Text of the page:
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Mark Armstrong at "Destination Moon"
Mark Armstrong, one of the sons of Apollo 11 commander Neil Armstrong, checks out the spaceship that his father rode to the moon at the Museum of Flight’s “Destination Moon” exhibit. (GeekWire Photo / Alan Boyle)

“Destination Moon,” the traveling exhibit making its debut at Seattle’s Museum of Flight this month, puts some of the greatest treasures of the Space Race on display. But if you know where to look, you’ll also spot little treasures that shed light on the life of Apollo 11 commander Neil Armstrong.

For example, take a close look at the picture of two men and a boat, hanging over the black-and-white TV in what looks like a wood-paneled living room. It’s a reproduction of a portrait that astronaut Wally Schirra commissioned as a joke.

The painting shows Armstrong in the company of another Apollo astronaut, Pete Conrad, who ran the boat aground because the two of them got distracted by some water-skiing horseplay.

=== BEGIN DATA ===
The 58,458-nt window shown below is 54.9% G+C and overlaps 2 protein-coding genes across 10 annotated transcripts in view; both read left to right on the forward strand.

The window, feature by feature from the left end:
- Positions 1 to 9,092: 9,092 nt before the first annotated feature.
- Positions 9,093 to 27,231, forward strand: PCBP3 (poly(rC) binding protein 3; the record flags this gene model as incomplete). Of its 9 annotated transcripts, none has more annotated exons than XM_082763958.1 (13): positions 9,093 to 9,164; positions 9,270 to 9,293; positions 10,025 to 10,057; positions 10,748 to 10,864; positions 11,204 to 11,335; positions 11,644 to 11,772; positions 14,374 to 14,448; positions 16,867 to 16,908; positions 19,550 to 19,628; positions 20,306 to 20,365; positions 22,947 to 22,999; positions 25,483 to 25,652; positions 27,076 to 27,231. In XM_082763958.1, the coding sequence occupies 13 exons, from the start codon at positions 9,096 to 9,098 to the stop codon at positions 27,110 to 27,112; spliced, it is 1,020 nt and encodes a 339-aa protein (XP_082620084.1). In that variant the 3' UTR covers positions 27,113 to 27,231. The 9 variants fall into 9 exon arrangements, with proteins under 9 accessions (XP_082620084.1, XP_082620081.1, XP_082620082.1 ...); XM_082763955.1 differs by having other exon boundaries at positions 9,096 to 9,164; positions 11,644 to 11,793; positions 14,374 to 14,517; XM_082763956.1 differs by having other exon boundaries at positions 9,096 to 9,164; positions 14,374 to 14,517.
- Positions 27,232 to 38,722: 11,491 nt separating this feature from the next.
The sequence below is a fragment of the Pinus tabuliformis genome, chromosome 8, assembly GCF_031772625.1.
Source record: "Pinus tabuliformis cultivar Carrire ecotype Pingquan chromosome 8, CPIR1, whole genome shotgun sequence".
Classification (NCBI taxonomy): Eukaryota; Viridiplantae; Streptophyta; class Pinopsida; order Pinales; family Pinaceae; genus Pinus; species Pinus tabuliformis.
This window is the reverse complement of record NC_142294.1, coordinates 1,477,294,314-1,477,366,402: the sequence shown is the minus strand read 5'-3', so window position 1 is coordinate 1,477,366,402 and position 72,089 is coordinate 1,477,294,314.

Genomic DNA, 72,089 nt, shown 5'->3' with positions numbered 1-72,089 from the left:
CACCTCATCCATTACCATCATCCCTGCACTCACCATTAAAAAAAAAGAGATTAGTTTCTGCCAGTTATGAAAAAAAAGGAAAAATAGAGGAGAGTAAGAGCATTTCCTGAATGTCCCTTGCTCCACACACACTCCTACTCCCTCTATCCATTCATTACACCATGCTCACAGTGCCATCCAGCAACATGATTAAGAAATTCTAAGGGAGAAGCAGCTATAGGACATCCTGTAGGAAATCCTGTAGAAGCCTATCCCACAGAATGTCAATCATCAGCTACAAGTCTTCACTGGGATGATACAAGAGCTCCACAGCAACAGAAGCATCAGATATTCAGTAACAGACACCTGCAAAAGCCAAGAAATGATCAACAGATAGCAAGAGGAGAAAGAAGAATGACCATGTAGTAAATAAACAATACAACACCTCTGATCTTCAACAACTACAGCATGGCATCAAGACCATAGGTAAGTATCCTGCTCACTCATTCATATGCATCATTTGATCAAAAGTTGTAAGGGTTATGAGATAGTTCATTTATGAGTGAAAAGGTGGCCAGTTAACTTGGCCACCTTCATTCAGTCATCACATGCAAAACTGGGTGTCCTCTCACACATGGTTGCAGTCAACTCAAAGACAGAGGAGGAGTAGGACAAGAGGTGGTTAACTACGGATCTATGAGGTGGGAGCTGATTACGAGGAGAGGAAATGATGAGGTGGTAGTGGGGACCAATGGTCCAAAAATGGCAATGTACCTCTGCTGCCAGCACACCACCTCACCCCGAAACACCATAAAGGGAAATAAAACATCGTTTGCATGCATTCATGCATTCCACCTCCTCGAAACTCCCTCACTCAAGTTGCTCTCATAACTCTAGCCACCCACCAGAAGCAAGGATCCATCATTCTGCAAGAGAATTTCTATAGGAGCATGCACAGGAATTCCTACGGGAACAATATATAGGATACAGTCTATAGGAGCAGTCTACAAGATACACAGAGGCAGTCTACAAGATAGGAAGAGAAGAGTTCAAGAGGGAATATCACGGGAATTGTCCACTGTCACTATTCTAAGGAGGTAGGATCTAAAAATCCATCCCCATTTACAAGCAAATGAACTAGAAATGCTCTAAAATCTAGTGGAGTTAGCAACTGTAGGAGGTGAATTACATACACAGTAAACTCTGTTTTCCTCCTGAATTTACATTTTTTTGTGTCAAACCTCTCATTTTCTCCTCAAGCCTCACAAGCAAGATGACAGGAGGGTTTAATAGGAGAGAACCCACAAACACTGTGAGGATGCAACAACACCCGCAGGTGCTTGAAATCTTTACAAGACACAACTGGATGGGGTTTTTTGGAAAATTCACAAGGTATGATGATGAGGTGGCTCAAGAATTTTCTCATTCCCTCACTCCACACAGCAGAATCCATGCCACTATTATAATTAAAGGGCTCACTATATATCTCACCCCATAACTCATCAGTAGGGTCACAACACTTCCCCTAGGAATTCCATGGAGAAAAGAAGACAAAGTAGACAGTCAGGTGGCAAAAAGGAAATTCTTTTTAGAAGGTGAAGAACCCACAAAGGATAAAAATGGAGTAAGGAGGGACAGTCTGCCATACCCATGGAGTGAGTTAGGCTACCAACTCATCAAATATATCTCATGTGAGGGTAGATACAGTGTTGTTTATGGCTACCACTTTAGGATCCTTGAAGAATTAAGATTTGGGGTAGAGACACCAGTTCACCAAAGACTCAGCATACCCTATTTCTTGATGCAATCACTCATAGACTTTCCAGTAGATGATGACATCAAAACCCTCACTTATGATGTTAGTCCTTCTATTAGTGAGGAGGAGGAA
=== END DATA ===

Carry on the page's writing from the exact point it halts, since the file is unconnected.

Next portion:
Neil Armstrong’s 55-year-old son, Mark, says the episode taught his father and Conrad a valuable lesson: “Even the best pilots in the world can end up grounded if they’re not paying attention,” he told me during a sneak preview of the exhibit.

Mark Armstrong at "Destination Moon"
Mark Armstrong, one of astronaut Neil Armstrong’s sons, checks out a display that includes a reproduction of a painting featuring his father and fellow astronaut Pete Conrad. (GeekWire Photo / Alan Boyle)

You’ll find many such personal touches surrounding the centerpiece of “Destination Moon: The Apollo 11 Mission” — the Columbia command module that Armstrong and the two other Apollo 11 astronauts, Buzz Aldrin and Michael Collins, rode to lunar orbit and back in July 1969.

In one corner of the exhibit hall, there’s Neil Armstrong’s “short-fat” flight suit, festooned with zippers, Velcro fabric and NASA’s logo. The only problem with the suit was that its legs were a little too short, and the waist was a little too roomy. After Armstrong retired from NASA, it became one of his favorite coveralls to wear while working on his farm in Ohio. You can still see flecks of paint on the pant legs.

Nearby are the fragments of the original 1903 Wright Flyer, laid out in a display case. The Air Force asked Armstrong to carry the precious bits of fabric and wood to the moon and back — and made him an offer he couldn’t refuse. Mark Armstrong tells the story in this special episode of the GeekWire Podcast: